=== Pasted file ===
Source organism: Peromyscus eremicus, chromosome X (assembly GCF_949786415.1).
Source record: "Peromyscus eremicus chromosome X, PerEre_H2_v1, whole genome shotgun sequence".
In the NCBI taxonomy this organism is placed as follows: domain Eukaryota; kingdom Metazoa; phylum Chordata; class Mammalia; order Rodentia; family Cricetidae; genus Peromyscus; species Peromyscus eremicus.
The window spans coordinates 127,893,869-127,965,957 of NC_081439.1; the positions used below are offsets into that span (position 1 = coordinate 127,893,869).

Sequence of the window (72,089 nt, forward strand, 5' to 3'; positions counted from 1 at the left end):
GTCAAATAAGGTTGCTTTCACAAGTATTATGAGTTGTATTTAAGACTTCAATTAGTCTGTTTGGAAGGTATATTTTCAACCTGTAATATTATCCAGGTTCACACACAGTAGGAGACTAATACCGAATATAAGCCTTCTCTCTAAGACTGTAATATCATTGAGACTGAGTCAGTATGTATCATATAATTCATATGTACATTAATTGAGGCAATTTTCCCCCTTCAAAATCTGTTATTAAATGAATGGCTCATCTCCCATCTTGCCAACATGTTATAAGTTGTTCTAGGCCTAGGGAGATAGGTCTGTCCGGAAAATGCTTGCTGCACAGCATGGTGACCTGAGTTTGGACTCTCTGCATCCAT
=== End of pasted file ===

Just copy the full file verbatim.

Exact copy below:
Source organism: Peromyscus eremicus, chromosome X (assembly GCF_949786415.1).
Source record: "Peromyscus eremicus chromosome X, PerEre_H2_v1, whole genome shotgun sequence".
In the NCBI taxonomy this organism is placed as follows: domain Eukaryota; kingdom Metazoa; phylum Chordata; class Mammalia; order Rodentia; family Cricetidae; genus Peromyscus; species Peromyscus eremicus.
The window spans coordinates 127,893,869-127,965,957 of NC_081439.1; the positions used below are offsets into that span (position 1 = coordinate 127,893,869).

Sequence of the window (72,089 nt, forward strand, 5' to 3'; positions counted from 1 at the left end):
GTCAAATAAGGTTGCTTTCACAAGTATTATGAGTTGTATTTAAGACTTCAATTAGTCTGTTTGGAAGGTATATTTTCAACCTGTAATATTATCCAGGTTCACACACAGTAGGAGACTAATACCGAATATAAGCCTTCTCTCTAAGACTGTAATATCATTGAGACTGAGTCAGTATGTATCATATAATTCATATGTACATTAATTGAGGCAATTTTCCCCCTTCAAAATCTGTTATTAAATGAATGGCTCATCTCCCATCTTGCCAACATGTTATAAGTTGTTCTAGGCCTAGGGAGATAGGTCTGTCCGGAAAATGCTTGCTGCACAGCATGGTGACCTGAGTTTGGACTCTCTGCATCCAT